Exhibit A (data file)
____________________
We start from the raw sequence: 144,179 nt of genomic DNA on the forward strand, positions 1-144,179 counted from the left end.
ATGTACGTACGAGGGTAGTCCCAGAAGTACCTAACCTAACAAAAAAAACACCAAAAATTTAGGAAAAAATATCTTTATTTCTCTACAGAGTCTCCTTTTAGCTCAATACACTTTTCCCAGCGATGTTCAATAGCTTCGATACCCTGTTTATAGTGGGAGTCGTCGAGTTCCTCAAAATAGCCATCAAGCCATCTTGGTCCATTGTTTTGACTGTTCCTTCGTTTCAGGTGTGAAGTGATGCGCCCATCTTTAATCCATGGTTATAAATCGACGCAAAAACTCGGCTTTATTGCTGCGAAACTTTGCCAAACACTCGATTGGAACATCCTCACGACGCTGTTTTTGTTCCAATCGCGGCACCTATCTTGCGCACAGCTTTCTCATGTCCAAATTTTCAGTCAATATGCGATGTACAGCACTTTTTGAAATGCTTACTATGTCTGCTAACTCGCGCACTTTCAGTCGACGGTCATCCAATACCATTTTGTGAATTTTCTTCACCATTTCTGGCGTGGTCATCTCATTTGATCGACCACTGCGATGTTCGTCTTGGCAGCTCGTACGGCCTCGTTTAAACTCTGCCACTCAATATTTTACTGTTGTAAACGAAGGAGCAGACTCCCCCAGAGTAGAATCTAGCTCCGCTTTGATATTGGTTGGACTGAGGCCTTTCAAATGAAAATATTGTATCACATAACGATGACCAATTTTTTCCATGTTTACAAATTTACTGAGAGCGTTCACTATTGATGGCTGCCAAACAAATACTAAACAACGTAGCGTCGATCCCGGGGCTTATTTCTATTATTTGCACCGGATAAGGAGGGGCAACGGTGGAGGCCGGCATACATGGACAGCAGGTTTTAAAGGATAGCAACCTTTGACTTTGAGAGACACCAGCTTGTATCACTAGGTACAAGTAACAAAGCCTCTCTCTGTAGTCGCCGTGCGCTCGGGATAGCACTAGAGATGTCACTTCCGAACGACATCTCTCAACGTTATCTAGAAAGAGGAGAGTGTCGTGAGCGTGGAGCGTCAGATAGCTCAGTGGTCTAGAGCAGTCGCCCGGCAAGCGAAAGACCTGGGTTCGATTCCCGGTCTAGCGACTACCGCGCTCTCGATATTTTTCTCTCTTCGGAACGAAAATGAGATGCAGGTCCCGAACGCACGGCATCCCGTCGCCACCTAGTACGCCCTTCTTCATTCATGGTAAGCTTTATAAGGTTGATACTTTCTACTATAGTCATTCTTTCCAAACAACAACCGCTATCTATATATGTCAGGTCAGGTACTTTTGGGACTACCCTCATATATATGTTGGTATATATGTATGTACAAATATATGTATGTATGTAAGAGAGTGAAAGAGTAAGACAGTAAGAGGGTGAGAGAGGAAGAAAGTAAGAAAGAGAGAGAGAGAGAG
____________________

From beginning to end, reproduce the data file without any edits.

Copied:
We start from the raw sequence: 144,179 nt of genomic DNA on the forward strand, positions 1-144,179 counted from the left end.
ATGTACGTACGAGGGTAGTCCCAGAAGTACCTAACCTAACAAAAAAAACACCAAAAATTTAGGAAAAAATATCTTTATTTCTCTACAGAGTCTCCTTTTAGCTCAATACACTTTTCCCAGCGATGTTCAATAGCTTCGATACCCTGTTTATAGTGGGAGTCGTCGAGTTCCTCAAAATAGCCATCAAGCCATCTTGGTCCATTGTTTTGACTGTTCCTTCGTTTCAGGTGTGAAGTGATGCGCCCATCTTTAATCCATGGTTATAAATCGACGCAAAAACTCGGCTTTATTGCTGCGAAACTTTGCCAAACACTCGATTGGAACATCCTCACGACGCTGTTTTTGTTCCAATCGCGGCACCTATCTTGCGCACAGCTTTCTCATGTCCAAATTTTCAGTCAATATGCGATGTACAGCACTTTTTGAAATGCTTACTATGTCTGCTAACTCGCGCACTTTCAGTCGACGGTCATCCAATACCATTTTGTGAATTTTCTTCACCATTTCTGGCGTGGTCATCTCATTTGATCGACCACTGCGATGTTCGTCTTGGCAGCTCGTACGGCCTCGTTTAAACTCTGCCACTCAATATTTTACTGTTGTAAACGAAGGAGCAGACTCCCCCAGAGTAGAATCTAGCTCCGCTTTGATATTGGTTGGACTGAGGCCTTTCAAATGAAAATATTGTATCACATAACGATGACCAATTTTTTCCATGTTTACAAATTTACTGAGAGCGTTCACTATTGATGGCTGCCAAACAAATACTAAACAACGTAGCGTCGATCCCGGGGCTTATTTCTATTATTTGCACCGGATAAGGAGGGGCAACGGTGGAGGCCGGCATACATGGACAGCAGGTTTTAAAGGATAGCAACCTTTGACTTTGAGAGACACCAGCTTGTATCACTAGGTACAAGTAACAAAGCCTCTCTCTGTAGTCGCCGTGCGCTCGGGATAGCACTAGAGATGTCACTTCCGAACGACATCTCTCAACGTTATCTAGAAAGAGGAGAGTGTCGTGAGCGTGGAGCGTCAGATAGCTCAGTGGTCTAGAGCAGTCGCCCGGCAAGCGAAAGACCTGGGTTCGATTCCCGGTCTAGCGACTACCGCGCTCTCGATATTTTTCTCTCTTCGGAACGAAAATGAGATGCAGGTCCCGAACGCACGGCATCCCGTCGCCACCTAGTACGCCCTTCTTCATTCATGGTAAGCTTTATAAGGTTGATACTTTCTACTATAGTCATTCTTTCCAAACAACAACCGCTATCTATATATGTCAGGTCAGGTACTTTTGGGACTACCCTCATATATATGTTGGTATATATGTATGTACAAATATATGTATGTATGTAAGAGAGTGAAAGAGTAAGACAGTAAGAGGGTGAGAGAGGAAGAAAGTAAGAAAGAGAGAGAGAGAGAG